I thought that Ross did a fine job in his column on gay marriage. Glenn Greenwald doesn’t. I normally ignore the guy, but a reader sent me his post and I thought this was an interesting argument for someone on the left to be making. Greenwald writes that Ross’s argument is “radically wrong, and its two principal errors nicely highlight why the case against marriage equality is so misguided.”
First, the mere fact that the State does not use the mandates of law to enforce Principle X does not preclude Principle X from being advocated or even prevailing. Conversely, the fact that the State recognizes the right of an individual to choose to engage in Act Y does not mean Act Y will be accepted as equal. There are all sorts of things secular law permits which society nonetheless condemns. Engaging in racist speech is a fundamental right but widely scorned. The State is constitutionally required to maintain full neutrality with regard to the relative merits of the various religious sects (and with regard to the question of religion v. non-religion), but certain religions are nonetheless widely respected while others — along with atheism — are stigmatized and marginalized. Numerous behaviors which secular law permits — excessive drinking, adultery, cigarette smoking, inter-faith and inter-racial marriages, homosexual sex — are viewed negatively by large portions of the population.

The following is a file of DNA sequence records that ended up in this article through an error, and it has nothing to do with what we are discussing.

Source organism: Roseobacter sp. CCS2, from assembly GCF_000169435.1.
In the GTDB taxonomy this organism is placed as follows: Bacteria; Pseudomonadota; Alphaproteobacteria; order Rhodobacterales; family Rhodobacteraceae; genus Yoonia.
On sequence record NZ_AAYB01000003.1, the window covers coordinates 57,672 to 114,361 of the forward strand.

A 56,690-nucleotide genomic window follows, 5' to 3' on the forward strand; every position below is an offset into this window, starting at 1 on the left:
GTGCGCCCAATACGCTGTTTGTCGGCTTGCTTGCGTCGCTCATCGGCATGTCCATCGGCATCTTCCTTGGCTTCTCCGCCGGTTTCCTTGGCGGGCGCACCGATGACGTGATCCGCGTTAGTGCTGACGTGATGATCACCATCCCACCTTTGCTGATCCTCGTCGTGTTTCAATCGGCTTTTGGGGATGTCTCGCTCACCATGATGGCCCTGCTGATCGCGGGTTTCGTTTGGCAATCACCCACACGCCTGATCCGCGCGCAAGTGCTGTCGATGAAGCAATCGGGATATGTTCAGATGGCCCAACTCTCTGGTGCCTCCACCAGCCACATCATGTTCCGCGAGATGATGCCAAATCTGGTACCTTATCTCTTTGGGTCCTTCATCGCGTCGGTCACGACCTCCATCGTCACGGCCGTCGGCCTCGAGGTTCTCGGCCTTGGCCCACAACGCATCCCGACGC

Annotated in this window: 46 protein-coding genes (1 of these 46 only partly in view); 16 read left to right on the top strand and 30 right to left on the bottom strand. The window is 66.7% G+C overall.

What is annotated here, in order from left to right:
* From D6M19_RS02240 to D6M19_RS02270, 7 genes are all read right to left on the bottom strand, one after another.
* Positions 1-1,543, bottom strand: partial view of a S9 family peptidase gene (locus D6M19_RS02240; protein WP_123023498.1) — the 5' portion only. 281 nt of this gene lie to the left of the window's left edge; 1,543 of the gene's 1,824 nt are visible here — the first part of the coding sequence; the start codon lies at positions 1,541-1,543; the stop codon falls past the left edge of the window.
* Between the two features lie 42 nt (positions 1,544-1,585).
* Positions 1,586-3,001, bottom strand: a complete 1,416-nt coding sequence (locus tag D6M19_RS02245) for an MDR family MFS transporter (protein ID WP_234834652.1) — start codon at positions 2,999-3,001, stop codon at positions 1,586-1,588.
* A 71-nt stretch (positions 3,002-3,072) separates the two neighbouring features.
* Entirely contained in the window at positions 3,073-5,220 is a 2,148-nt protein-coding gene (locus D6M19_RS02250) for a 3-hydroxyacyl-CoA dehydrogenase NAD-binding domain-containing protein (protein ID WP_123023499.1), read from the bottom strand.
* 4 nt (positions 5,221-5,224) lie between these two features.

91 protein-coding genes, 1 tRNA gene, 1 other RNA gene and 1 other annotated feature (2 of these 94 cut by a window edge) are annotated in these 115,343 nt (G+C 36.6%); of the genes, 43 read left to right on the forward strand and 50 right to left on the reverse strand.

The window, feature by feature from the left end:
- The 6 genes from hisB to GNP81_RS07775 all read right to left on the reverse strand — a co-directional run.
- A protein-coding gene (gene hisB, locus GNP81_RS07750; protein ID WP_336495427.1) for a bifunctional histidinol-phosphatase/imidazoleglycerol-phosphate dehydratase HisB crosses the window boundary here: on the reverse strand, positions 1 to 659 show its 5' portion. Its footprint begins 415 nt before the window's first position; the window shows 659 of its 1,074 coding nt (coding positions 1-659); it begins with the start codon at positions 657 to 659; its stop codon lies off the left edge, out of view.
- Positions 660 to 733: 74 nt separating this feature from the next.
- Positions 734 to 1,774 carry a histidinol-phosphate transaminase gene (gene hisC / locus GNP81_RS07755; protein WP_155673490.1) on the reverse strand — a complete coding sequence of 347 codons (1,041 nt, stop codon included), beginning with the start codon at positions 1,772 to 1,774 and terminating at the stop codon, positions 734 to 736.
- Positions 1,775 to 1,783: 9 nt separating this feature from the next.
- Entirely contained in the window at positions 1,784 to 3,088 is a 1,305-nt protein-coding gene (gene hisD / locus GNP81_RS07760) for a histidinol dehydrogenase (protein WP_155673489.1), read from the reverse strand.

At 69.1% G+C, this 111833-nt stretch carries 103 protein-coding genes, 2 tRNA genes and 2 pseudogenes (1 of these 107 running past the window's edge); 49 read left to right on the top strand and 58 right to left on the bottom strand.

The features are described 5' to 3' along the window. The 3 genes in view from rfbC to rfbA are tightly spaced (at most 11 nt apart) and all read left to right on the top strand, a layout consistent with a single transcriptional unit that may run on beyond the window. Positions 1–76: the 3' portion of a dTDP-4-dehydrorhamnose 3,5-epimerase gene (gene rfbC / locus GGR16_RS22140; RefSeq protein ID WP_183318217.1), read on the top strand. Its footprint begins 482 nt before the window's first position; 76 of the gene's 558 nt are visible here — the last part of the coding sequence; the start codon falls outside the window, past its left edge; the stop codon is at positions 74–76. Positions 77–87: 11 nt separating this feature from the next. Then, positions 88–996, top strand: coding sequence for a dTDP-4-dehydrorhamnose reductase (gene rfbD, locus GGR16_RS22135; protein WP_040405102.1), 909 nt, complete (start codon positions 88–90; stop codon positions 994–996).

Now, I gather that Greenwald is a pretty radical civil libertarian (of the hard leftist variety, of course), but we aren’t talking about his preferences. When he writes that racist speech is a fundamental right that is (and should be) widely scorned, I’m with him. But is it really treated as a fundamental right? What about speech codes? Hate-crimes laws? Similarly, secular law does permit cigarette smoking, but lots of states regulate it and essentially ban it in all public areas. Try smoking in public in California. Try getting a job at some hospitals if you smoke. Meanwhile, tax dollars are routinely used to stigmatize smoking and excessive drinking. And then there are the countless exhortations in public schools and elsewhere against racist speech and attitudes as well. Whatever the merits of these policies, I don’t see anything like the state neutrality Greenwald is alluding to and he would certainly be livid if the state of California (or the federal government) countenanced public-service advertisements against gay marriage or homosexual behavior (I wouldn’t like it either, for the record) or if government treated gay couples the way it treats smokers (“Do that in the privacy of your own home, but not on the job or near children!”).